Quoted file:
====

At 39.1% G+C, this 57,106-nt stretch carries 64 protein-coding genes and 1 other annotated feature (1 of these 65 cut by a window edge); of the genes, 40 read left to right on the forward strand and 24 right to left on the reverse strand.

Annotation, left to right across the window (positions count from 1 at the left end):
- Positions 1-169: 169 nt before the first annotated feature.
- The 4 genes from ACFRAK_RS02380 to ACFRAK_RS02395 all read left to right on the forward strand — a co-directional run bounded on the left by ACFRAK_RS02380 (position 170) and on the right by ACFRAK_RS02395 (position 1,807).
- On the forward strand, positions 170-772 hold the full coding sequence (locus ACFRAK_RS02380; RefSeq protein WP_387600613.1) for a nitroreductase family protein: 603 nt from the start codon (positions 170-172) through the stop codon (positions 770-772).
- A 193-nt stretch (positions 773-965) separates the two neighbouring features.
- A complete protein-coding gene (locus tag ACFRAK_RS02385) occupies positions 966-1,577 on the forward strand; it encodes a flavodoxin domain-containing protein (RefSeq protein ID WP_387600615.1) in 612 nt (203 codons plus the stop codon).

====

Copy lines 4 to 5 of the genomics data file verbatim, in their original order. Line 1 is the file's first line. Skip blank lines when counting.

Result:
- The 4 genes from ACFRAK_RS02380 to ACFRAK_RS02395 all read left to right on the forward strand — a co-directional run bounded on the left by ACFRAK_RS02380 (position 170) and on the right by ACFRAK_RS02395 (position 1,807).
- On the forward strand, positions 170-772 hold the full coding sequence (locus ACFRAK_RS02380; RefSeq protein WP_387600613.1) for a nitroreductase family protein: 603 nt from the start codon (positions 170-172) through the stop codon (positions 770-772).